With his brother, W.K. Kellogg started the Sanitas Nut Food Company in the late 1890s. Both were vegetarians who experimented with nut butter as a protein substitute. They even received a patent for this early predecessor of modern peanut butter.

Their company advertisement on the right was printed in a 1901 League of American Wheelmen Bulletin. This was an early example of a healthy, sports-oriented protein product.

But in 1906, W.K. Kellogg parted ways with his brother and the nut business to concentrate on breakfast cereals.

From the Kellogg Foundation web site:

W.K. went on to become one of the world’s wealthiest men. But with his puritanical conscience, he felt guilty living the lavish life of a millionaire. Instead, W.K. felt obligated to use his fortune for the benefit of humankind: “If I am successful in getting out of debt, and become prosperous,” he wrote in 1909, “I expect to make good use of any wealth that may come to me.”

In 1930, W.K. Kellogg made good on that promise when he established the Kellogg Foundation. During his lifetime, he donated most of his fortune ($66 million) to create the Foundation’s endowment.

But that’s not the end of the Kellogg/bicycling connection. The Kellogg Foundation continues to support bicycle-related efforts throughout the U.S.

For example, they granted $1 million to help develop greenways in Southeast Michigan. They’ve also committed $2 million to building a non-motorized trail from Kalamazoo to Battle Creek.

Cycling Negatives Worth Memorizing

Sunday, October 4th, 2009

Illustration from the League of American Wheelman BulletinOriginally published in the Good Roads Magazine, June 1901. A publication of the League of American Wheelmen. Note that “wheel” is another term for a bicycle while “scorch” means to race or ride fast. The emphasis on the last tip is our doing.

  • Don’t forget that it is just as far home as it is going out.
  • Don’t leave your wheel outside an office building. Someone may win it.
  • Don’t buy a wheel simply because it is cheap. Remember you have only one neck.
  • Don’t overdo things at the start. Cycling is a good thing but like every other good thing can be worked too much.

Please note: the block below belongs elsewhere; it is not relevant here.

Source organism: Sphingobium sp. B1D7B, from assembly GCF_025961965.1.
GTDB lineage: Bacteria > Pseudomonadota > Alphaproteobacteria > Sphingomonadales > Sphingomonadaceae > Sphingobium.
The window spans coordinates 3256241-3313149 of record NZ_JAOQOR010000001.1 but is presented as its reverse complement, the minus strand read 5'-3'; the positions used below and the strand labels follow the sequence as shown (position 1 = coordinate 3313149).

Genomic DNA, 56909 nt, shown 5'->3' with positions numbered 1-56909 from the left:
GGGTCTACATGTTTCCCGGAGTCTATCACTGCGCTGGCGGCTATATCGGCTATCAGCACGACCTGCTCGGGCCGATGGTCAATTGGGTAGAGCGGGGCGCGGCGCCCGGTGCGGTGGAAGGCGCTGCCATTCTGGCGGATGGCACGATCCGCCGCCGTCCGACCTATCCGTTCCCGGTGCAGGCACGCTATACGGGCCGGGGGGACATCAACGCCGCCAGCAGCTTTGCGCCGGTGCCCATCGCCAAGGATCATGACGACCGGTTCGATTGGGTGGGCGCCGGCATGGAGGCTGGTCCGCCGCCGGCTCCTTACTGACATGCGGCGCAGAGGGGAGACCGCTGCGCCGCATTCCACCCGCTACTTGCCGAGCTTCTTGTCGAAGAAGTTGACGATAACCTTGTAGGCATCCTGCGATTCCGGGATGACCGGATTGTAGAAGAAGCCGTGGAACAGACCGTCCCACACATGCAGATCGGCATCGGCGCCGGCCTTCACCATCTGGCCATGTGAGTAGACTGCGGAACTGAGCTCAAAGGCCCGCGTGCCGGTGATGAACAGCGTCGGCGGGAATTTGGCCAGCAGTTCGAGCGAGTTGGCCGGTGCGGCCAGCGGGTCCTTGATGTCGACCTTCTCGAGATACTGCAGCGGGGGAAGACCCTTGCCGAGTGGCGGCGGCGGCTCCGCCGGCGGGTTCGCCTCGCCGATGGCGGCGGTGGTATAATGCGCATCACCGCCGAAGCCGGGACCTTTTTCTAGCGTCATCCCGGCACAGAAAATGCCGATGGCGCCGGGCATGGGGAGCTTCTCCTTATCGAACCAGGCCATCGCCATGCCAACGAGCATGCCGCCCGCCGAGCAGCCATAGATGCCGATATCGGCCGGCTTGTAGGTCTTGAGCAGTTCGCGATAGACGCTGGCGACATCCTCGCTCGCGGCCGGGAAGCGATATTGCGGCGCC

• Don’t pay any attention to the big gear the fellow next door rides. Get one to suit your own style and strength and stick to it.
  • Don’t rely on the other fellow having an oil can or wrench. Better take one along for he may have forgotten his.
  • Don’t forget that you have a bell on your machine at the same time it is often better for you to go a little out of your way than to ring it.
  • Don’t take your wheel apart everytime you come home from a ride. Keep it clean and see that the nuts are tight a good wheel needs little else.
  • Don’t mind the road hog. He was born that way and it’s too late to teach him anything.
  • Don’t scorch on the city street. There is not much glory in it and besides it is expensive.
  • Don’t worry about the fellow with the big gear who gives you the ha ha on the level. Just lay for him on the next hill.
  • Don’t take any chances at street car crossings. It is much easier to go around a car than through it and besides it is far more comfortable.
  • Don’t leave your wheel at home when you can use it. You save expense get the exercise and are sure of a seat.
  • Don’t ride all over the street. Keep to your side of the road but be sure you get what is coming to you.
  • Don’t imagine you have the only wheel that was ever built. You haven’t. There are many others and just as good.
  • Don’t ride hands off on busy thoroughfares. If you must show off your fancy riding hire a hall. You have much more room and then again the price of admission will pay for repairs to self and wheel.
  • Don’t race on the park roads simply because the trotter ahead is going just as fast. This explanation is of very little use if you are the one caught.
  • Don’t think that cycling is a fad. It isn’t. It is a healthy and pleasurable means of transportation to be used when necessity or inclination so dictates.

— Jos Estoclet

The Bicycle Pavilion on Belle Isle

Friday, October 2nd, 2009

Detroit's bicycle pavilion on Belle IsleIn 1898, the League of American Wheelmen (LAW) Michigan Division secured a $10,000 appropriation from the city of Detroit. The money was to build a bicycle pavilion on Belle Isle.

They followed up with another $2,500 the following year to “furnish up bicycle pavilion with pump, repair outfit, racks, and other conveniences” according to Edward Hines.

During this time, the mayor of Detroit was William Maybury. The Mayor was presumably a bicyclist since he was a member of the LAW. A statue of Maybury is in Grand Circus Park, sitting in a chair opposite of Mayor/Governor Hazen Pingree.

Just prior to this pavilion being constructed, a New York park agency inquired about how Detroit handles bike parking and bike rentals. Detroit park commission secretary and manager M. P. Hurlbut explained that there was a small (less than 1,000 square feet) pavilion that was bid out to companies renting bikes on Belle Isle. The winning bid was $1,000.

Hurlbut then explained the purpose of the larger planned pavilion: